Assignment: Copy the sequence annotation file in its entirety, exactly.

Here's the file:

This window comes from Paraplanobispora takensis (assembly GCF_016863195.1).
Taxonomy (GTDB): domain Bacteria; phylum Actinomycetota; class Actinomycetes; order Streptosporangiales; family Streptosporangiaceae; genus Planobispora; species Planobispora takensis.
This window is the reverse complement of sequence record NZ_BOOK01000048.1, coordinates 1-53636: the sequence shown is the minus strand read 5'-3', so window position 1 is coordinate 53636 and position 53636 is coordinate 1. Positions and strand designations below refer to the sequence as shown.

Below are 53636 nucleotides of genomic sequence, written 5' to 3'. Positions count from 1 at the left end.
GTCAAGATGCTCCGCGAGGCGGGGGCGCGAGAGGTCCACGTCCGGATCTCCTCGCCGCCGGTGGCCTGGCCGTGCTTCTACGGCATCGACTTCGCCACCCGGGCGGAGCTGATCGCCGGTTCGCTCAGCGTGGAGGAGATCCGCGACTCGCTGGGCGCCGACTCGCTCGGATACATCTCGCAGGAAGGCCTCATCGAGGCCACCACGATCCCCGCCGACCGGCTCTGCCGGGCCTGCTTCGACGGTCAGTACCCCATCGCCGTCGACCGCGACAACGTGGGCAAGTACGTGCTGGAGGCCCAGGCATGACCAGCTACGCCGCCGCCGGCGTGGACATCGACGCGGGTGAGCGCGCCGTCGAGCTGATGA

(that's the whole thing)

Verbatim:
This window comes from Paraplanobispora takensis (assembly GCF_016863195.1).
Taxonomy (GTDB): domain Bacteria; phylum Actinomycetota; class Actinomycetes; order Streptosporangiales; family Streptosporangiaceae; genus Planobispora; species Planobispora takensis.
This window is the reverse complement of sequence record NZ_BOOK01000048.1, coordinates 1-53636: the sequence shown is the minus strand read 5'-3', so window position 1 is coordinate 53636 and position 53636 is coordinate 1. Positions and strand designations below refer to the sequence as shown.

Below are 53636 nucleotides of genomic sequence, written 5' to 3'. Positions count from 1 at the left end.
GTCAAGATGCTCCGCGAGGCGGGGGCGCGAGAGGTCCACGTCCGGATCTCCTCGCCGCCGGTGGCCTGGCCGTGCTTCTACGGCATCGACTTCGCCACCCGGGCGGAGCTGATCGCCGGTTCGCTCAGCGTGGAGGAGATCCGCGACTCGCTGGGCGCCGACTCGCTCGGATACATCTCGCAGGAAGGCCTCATCGAGGCCACCACGATCCCCGCCGACCGGCTCTGCCGGGCCTGCTTCGACGGTCAGTACCCCATCGCCGTCGACCGCGACAACGTGGGCAAGTACGTGCTGGAGGCCCAGGCATGACCAGCTACGCCGCCGCCGGCGTGGACATCGACGCGGGTGAGCGCGCCGTCGAGCTGATGA